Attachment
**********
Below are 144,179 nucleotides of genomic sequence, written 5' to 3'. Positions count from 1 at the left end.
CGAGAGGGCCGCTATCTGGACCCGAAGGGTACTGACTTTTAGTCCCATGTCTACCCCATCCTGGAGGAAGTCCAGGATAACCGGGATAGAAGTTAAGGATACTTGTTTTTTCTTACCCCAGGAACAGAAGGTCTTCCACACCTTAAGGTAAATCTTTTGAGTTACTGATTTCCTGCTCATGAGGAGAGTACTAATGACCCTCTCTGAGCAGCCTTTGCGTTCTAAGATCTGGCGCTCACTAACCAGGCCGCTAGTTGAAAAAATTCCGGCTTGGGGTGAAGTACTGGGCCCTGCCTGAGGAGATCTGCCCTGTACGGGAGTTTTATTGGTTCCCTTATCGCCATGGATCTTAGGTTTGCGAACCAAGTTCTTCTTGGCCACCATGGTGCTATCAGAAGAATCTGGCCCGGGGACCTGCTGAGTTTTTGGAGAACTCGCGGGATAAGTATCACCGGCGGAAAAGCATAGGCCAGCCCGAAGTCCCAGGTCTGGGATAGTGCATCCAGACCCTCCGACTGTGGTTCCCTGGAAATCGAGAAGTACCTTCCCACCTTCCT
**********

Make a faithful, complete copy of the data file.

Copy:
Below are 144,179 nucleotides of genomic sequence, written 5' to 3'. Positions count from 1 at the left end.
CGAGAGGGCCGCTATCTGGACCCGAAGGGTACTGACTTTTAGTCCCATGTCTACCCCATCCTGGAGGAAGTCCAGGATAACCGGGATAGAAGTTAAGGATACTTGTTTTTTCTTACCCCAGGAACAGAAGGTCTTCCACACCTTAAGGTAAATCTTTTGAGTTACTGATTTCCTGCTCATGAGGAGAGTACTAATGACCCTCTCTGAGCAGCCTTTGCGTTCTAAGATCTGGCGCTCACTAACCAGGCCGCTAGTTGAAAAAATTCCGGCTTGGGGTGAAGTACTGGGCCCTGCCTGAGGAGATCTGCCCTGTACGGGAGTTTTATTGGTTCCCTTATCGCCATGGATCTTAGGTTTGCGAACCAAGTTCTTCTTGGCCACCATGGTGCTATCAGAAGAATCTGGCCCGGGGACCTGCTGAGTTTTTGGAGAACTCGCGGGATAAGTATCACCGGCGGAAAAGCATAGGCCAGCCCGAAGTCCCAGGTCTGGGATAGTGCATCCAGACCCTCCGACTGTGGTTCCCTGGAAATCGAGAAGTACCTTCCCACCTTCCT